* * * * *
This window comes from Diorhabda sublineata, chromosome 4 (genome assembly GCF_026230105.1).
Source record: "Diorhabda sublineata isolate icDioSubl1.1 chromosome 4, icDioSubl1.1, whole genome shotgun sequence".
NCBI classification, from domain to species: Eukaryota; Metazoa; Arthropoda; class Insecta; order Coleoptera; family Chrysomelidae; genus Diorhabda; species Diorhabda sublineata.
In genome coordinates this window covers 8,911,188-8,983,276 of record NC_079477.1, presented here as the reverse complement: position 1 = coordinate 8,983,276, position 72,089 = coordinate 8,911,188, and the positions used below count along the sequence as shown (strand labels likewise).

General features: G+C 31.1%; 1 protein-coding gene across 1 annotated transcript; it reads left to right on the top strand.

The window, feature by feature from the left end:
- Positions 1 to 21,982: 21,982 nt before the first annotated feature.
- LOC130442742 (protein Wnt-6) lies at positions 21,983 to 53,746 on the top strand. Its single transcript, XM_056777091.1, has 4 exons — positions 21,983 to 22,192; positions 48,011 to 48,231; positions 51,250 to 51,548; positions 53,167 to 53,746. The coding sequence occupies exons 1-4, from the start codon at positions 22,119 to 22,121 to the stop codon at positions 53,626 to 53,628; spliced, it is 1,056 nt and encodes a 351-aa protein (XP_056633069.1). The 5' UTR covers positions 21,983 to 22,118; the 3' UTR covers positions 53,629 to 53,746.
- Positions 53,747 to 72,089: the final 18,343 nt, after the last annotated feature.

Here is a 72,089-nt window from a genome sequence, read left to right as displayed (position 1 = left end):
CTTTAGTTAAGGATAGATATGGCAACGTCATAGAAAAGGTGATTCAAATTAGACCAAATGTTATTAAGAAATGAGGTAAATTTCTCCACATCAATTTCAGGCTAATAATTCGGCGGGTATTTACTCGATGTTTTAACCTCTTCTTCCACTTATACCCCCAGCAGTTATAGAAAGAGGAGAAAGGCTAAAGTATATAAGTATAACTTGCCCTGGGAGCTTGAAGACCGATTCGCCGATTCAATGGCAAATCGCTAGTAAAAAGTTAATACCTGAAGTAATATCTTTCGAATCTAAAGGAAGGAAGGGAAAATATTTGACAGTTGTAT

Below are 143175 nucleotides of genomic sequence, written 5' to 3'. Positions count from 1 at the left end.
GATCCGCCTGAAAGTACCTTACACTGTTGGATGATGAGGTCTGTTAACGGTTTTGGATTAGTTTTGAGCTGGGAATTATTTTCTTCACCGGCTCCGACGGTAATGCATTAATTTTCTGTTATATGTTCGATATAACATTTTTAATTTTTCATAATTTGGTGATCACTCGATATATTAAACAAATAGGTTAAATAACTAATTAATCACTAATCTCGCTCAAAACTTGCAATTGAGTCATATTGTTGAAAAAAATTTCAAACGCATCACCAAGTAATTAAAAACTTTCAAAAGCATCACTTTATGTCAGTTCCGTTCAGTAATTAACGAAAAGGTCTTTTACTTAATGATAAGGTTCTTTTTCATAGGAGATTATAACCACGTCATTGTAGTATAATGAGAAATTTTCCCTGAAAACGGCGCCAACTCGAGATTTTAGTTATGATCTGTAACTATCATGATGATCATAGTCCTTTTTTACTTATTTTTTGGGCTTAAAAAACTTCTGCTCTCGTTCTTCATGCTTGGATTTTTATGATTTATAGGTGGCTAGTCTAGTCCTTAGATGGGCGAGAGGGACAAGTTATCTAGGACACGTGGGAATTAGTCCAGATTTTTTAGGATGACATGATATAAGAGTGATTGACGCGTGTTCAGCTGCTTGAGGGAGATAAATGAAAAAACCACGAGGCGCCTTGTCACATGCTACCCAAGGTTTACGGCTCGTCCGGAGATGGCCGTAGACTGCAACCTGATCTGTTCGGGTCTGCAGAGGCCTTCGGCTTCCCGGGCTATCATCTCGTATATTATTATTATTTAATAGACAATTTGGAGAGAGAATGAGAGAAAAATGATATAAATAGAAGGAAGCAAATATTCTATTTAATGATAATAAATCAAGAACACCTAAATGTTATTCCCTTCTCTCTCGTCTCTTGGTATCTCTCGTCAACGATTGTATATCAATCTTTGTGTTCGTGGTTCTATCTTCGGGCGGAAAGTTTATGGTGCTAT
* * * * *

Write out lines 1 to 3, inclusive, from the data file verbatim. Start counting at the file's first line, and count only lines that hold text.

This window comes from Diorhabda sublineata, chromosome 4 (genome assembly GCF_026230105.1).
Source record: "Diorhabda sublineata isolate icDioSubl1.1 chromosome 4, icDioSubl1.1, whole genome shotgun sequence".
NCBI classification, from domain to species: Eukaryota; Metazoa; Arthropoda; class Insecta; order Coleoptera; family Chrysomelidae; genus Diorhabda; species Diorhabda sublineata.